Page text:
President Obama wants to have humans on Mars in about 20 years, a goal that prompts all kinds of questions about the logistics of such a feat. But as Brian Fung writes in the Washington Post, it also prompts a more fundamental question: Why Mars and not Venus? As proponents point out, Venus is about 10 million miles closer—and thus a much cheaper trip—and is in many ways far more hospitable to Earthlings than Mars. For one thing, the latter planet's low gravity poses significant health risks to humans.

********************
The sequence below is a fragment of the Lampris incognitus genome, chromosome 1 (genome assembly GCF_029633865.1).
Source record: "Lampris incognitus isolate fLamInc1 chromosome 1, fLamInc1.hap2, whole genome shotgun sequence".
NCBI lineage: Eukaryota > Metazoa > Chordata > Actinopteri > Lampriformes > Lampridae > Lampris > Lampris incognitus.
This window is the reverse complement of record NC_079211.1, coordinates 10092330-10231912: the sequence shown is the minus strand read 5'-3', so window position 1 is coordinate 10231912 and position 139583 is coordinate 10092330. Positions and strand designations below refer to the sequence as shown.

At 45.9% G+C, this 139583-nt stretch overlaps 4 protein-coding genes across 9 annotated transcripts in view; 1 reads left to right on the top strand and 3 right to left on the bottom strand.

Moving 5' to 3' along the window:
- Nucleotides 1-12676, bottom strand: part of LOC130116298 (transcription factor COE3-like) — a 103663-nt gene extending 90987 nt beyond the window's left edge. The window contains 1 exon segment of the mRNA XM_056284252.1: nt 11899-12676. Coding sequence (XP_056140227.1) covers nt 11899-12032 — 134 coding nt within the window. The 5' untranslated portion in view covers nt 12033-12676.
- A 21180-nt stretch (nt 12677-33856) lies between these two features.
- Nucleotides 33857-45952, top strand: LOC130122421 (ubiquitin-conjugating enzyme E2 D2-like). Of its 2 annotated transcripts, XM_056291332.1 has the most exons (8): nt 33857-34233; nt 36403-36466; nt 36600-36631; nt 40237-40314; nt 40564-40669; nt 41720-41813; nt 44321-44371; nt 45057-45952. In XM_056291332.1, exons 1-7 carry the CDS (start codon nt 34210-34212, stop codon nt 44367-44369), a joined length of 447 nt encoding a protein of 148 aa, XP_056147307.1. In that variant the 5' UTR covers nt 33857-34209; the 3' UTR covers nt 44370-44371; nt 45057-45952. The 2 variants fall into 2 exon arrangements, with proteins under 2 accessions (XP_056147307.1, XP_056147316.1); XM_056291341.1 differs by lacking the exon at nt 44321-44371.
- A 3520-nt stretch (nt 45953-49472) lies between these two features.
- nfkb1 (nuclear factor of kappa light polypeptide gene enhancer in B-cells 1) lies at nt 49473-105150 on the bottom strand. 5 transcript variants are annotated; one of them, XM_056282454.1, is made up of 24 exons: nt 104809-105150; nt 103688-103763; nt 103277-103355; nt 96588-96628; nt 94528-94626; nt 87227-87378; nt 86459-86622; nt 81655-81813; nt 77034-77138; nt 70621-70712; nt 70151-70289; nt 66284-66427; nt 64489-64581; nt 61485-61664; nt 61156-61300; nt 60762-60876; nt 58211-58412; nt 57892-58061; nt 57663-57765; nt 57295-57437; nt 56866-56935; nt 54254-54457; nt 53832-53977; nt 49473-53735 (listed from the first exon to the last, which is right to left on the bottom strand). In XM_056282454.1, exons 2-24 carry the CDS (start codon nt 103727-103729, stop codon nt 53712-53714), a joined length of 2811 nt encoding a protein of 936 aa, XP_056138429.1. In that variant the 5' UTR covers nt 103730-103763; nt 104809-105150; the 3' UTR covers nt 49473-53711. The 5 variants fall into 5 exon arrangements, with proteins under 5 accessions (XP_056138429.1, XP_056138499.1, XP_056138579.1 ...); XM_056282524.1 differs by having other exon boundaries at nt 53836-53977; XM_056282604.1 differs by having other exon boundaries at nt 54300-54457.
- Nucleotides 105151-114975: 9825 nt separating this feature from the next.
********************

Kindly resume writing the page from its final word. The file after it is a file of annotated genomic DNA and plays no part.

Venus has a major drawback as well in that its surface temperature "is hot enough to melt metal," writes Fung, meaning there's no way we could actually land on it. But the planet's upper atmosphere is actually relatively close to Earth's, thus raising the idea of "floating cities"—see this NASA video on a possible manned mission. That, however, gets to the heart of why a mission to Venus might never get off the ground. "Humans are obsessed with landing on things as a way to claim them," writes Fung, citing this PBS video on the subject. "Planting a flag is a lot more dramatic than throwing one out an airlock." Click for the full post. (Read more Venus stories.)